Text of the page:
ISASニュース 2001.9 No.246

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Korea-Japan or Japan-Korea?

Soojong Pak (dash )  

 “Daddy, why do you have to go to Japan? ” Seoyoung (瑞榮), my seven-year-old daughter, asked me, when I was packing my stuff to send to Japan. She asked me the same question the day before. I gave her the same answer as the day before, “Because I need to work on the Japanese satellite project. You know how fantastic a satellite is! ” She grumbled a reply, “I know a satellite is good. But I can't understand why my father have to go to Japan instead of other colleagues of yours in Seoul National University (SNU). ” She must have thought about it many times. But I could not make myself clear to her because things are so complex to explain to a seven-year-old girl.

 I am supposed to stay at the ISAS from August, 2001 to August, 2002 to participate ASTRO-F project. It is a great chance for me to focus on research without any burden of teaching and doing miscellaneous duties. Besides, it has been decided by SNU that I am on a sabbatical leave which is usually allowed for those working for SNU more than six years, although I have been working only for three years. The only problem was that I had to go to Japan without my family. My wife has a job, working for Inha University in Korea. She has just given birth to our second child, Chanyoung (贊榮). Seoyoung doesn't want to go to Japanese elementary school, worrying that Japanese children may dislike her; she has read some books saying about Japanese colonial rule of Korean peninsula. Whenever I tell Seoyoung's worry to other Koreans in Japan, they maintain that Japanese students are very nice to their Korean classmates. Seoyoung's apprehension was found to be too much. Going to Japanese school would be a good opportunity to her in many aspects. But she decides not to go to.

 The relationship between Korea and Japan (or Japan and Korea) is very complex. From the linguistic point of view, Korean and Japanese belong to the same language family. Even if some say that the two languages are not so similar as English and French are, I still find many Japanese words in everyday life that have pronunciation similar to that of the correspondent Korean words. Historically, there were many activities of trade between Korea and Japan until the 7th century. But the two countries had gone on very different political tracks since then and thereby their culture had become different. Since the end of the 19th century, Japan had practically ruled Korea. That is, Korea had been a Japanese colony for 35 years until 1945.

 When one of my Japanese friends visited Korea, I asked how he felt about Korea. He said that it was such a surprise to see the two countries are very similar in many aspects. It took him just two days to realize that the cultures are so different. To put it simple, the format is exactly the same (because Korea has copied many Japanese systems), but the contents are different (because Koreans are different from Japanese). Sometimes I feel shame to see disorders in Korea because I know how things are ordered in Japan. Also many Japanese complain that Koreans are too rude and aggressive. It is true, however, that many Koreans who live in Japan complain that Japanese are too kind and too perfect. They hope that Japanese will be more emotional, frank, and opened in personal relationships. Based on my experiences of living in the United States and Germany, I become to believe that there is no superior culture in the world. The important thing is that we should make efforts to understand one another. Since Korea and Japan are very different, one should not see the other with its own point of view.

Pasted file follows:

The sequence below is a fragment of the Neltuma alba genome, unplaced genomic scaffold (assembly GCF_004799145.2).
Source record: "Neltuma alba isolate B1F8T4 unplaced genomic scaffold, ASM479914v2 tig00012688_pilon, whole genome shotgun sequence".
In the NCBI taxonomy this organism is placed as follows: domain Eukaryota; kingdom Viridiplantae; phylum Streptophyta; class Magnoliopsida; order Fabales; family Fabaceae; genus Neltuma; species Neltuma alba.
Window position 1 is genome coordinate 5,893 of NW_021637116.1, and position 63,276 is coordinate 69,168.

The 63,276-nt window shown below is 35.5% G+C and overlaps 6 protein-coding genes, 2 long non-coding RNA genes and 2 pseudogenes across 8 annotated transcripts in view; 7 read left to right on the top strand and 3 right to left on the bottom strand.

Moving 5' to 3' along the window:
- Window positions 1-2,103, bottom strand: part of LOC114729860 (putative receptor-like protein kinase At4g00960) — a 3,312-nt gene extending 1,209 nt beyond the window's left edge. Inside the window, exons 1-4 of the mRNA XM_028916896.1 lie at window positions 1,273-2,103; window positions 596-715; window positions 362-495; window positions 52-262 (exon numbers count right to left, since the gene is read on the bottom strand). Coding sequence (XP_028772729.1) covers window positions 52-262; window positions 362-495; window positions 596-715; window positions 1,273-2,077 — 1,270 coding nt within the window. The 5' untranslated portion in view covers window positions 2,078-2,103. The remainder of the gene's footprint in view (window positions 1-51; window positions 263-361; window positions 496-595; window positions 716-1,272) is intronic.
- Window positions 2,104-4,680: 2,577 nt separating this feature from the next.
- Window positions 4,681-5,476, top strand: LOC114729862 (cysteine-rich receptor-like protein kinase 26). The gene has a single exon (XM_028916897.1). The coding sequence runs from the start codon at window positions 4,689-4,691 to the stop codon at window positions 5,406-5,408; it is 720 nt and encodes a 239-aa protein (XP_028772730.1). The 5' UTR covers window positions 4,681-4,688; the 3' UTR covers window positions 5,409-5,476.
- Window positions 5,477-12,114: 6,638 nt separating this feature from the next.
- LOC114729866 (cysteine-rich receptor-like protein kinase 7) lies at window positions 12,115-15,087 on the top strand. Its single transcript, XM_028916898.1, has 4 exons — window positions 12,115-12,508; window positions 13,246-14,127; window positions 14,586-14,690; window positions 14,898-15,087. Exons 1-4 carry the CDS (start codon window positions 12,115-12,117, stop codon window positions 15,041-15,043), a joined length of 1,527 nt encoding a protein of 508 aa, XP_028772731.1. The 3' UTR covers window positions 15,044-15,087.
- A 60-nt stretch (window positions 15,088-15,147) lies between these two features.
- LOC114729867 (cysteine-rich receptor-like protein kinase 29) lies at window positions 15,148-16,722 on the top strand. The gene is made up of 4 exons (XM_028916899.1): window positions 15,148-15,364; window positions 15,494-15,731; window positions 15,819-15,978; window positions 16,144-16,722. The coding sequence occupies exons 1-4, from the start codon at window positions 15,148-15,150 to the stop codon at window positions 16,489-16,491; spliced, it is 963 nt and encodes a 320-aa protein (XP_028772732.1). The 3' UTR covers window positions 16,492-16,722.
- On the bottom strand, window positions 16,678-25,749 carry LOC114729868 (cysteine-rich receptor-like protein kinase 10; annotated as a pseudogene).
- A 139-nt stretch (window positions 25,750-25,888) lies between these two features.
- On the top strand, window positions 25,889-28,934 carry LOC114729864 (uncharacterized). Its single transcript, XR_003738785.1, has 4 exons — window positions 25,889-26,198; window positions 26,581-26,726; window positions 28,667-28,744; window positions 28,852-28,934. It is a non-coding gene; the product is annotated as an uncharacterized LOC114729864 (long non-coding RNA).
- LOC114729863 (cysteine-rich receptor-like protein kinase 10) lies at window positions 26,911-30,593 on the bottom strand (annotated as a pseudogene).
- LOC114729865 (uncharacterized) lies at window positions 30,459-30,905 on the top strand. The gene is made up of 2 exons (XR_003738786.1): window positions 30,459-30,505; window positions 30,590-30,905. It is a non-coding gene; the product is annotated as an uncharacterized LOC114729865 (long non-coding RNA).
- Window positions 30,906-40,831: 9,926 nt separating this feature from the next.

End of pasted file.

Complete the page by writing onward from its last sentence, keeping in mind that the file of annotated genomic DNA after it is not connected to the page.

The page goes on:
The tragic relationship between Korea and Japan was finished 56 years ago. But still there are many sensitive issues left between the two. In Korea, displaying or broadcasting Japanese movies or songs are still banned. In Japan, describing what happened between the two countries in the textbooks is still an issue. The official name of the 2002 World Cup game, “Korea-Japan World Cup” or “Japan-Korea World Cup, ” is still a controversy. However, I'd like to see all these things are natural arising from the process in which the two countries meet with and understand each other and thus disappear as time goes by. In fact, Japan is being open to Korea in many ways. More Japanese tourists are visiting Korea these days. I can see many Korean restaurants in Japan. This year, the ISAS has hosted four visiting professors from Korea and started more collaborative projects with Korean scientists. I believe that the relationship between Korea and Japan will be a lot better enough to overcome the issue of “Korea-Japan”or“Japan-Korea”.


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